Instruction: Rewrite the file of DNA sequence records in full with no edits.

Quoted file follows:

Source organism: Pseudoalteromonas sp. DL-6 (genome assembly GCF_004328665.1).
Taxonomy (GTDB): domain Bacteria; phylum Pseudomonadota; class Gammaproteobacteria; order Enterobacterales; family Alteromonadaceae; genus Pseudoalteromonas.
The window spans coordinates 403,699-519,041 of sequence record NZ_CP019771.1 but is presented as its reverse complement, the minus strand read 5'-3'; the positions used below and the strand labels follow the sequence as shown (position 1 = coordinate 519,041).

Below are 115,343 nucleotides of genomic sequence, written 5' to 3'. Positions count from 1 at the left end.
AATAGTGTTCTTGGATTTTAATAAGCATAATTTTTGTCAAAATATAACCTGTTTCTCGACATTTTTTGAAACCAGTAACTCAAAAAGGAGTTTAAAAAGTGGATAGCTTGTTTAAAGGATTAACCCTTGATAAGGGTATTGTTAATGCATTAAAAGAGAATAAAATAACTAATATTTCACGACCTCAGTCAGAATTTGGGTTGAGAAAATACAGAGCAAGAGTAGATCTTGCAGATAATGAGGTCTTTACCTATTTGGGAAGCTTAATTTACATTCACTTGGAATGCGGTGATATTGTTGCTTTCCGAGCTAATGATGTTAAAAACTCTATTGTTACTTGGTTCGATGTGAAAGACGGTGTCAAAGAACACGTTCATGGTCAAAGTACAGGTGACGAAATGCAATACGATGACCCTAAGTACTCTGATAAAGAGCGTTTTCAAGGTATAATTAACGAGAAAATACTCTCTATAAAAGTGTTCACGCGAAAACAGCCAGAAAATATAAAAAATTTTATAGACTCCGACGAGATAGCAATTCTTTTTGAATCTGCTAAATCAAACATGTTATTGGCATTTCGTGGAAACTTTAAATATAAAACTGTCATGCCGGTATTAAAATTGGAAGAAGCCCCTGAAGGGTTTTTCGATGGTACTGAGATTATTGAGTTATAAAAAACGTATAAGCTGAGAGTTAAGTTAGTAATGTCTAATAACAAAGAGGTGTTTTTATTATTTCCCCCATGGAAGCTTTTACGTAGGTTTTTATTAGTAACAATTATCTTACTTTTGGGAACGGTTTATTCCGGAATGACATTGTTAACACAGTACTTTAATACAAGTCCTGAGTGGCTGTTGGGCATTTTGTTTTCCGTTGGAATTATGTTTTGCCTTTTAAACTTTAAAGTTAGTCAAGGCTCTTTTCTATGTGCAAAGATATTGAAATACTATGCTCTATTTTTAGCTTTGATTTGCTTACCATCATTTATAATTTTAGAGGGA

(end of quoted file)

Source organism: Pseudoalteromonas sp. DL-6 (genome assembly GCF_004328665.1).
Taxonomy (GTDB): domain Bacteria; phylum Pseudomonadota; class Gammaproteobacteria; order Enterobacterales; family Alteromonadaceae; genus Pseudoalteromonas.
The window spans coordinates 403,699-519,041 of sequence record NZ_CP019771.1 but is presented as its reverse complement, the minus strand read 5'-3'; the positions used below and the strand labels follow the sequence as shown (position 1 = coordinate 519,041).

Below are 115,343 nucleotides of genomic sequence, written 5' to 3'. Positions count from 1 at the left end.
AATAGTGTTCTTGGATTTTAATAAGCATAATTTTTGTCAAAATATAACCTGTTTCTCGACATTTTTTGAAACCAGTAACTCAAAAAGGAGTTTAAAAAGTGGATAGCTTGTTTAAAGGATTAACCCTTGATAAGGGTATTGTTAATGCATTAAAAGAGAATAAAATAACTAATATTTCACGACCTCAGTCAGAATTTGGGTTGAGAAAATACAGAGCAAGAGTAGATCTTGCAGATAATGAGGTCTTTACCTATTTGGGAAGCTTAATTTACATTCACTTGGAATGCGGTGATATTGTTGCTTTCCGAGCTAATGATGTTAAAAACTCTATTGTTACTTGGTTCGATGTGAAAGACGGTGTCAAAGAACACGTTCATGGTCAAAGTACAGGTGACGAAATGCAATACGATGACCCTAAGTACTCTGATAAAGAGCGTTTTCAAGGTATAATTAACGAGAAAATACTCTCTATAAAAGTGTTCACGCGAAAACAGCCAGAAAATATAAAAAATTTTATAGACTCCGACGAGATAGCAATTCTTTTTGAATCTGCTAAATCAAACATGTTATTGGCATTTCGTGGAAACTTTAAATATAAAACTGTCATGCCGGTATTAAAATTGGAAGAAGCCCCTGAAGGGTTTTTCGATGGTACTGAGATTATTGAGTTATAAAAAACGTATAAGCTGAGAGTTAAGTTAGTAATGTCTAATAACAAAGAGGTGTTTTTATTATTTCCCCCATGGAAGCTTTTACGTAGGTTTTTATTAGTAACAATTATCTTACTTTTGGGAACGGTTTATTCCGGAATGACATTGTTAACACAGTACTTTAATACAAGTCCTGAGTGGCTGTTGGGCATTTTGTTTTCCGTTGGAATTATGTTTTGCCTTTTAAACTTTAAAGTTAGTCAAGGCTCTTTTCTATGTGCAAAGATATTGAAATACTATGCTCTATTTTTAGCTTTGATTTGCTTACCATCATTTATAATTTTAGAGGGA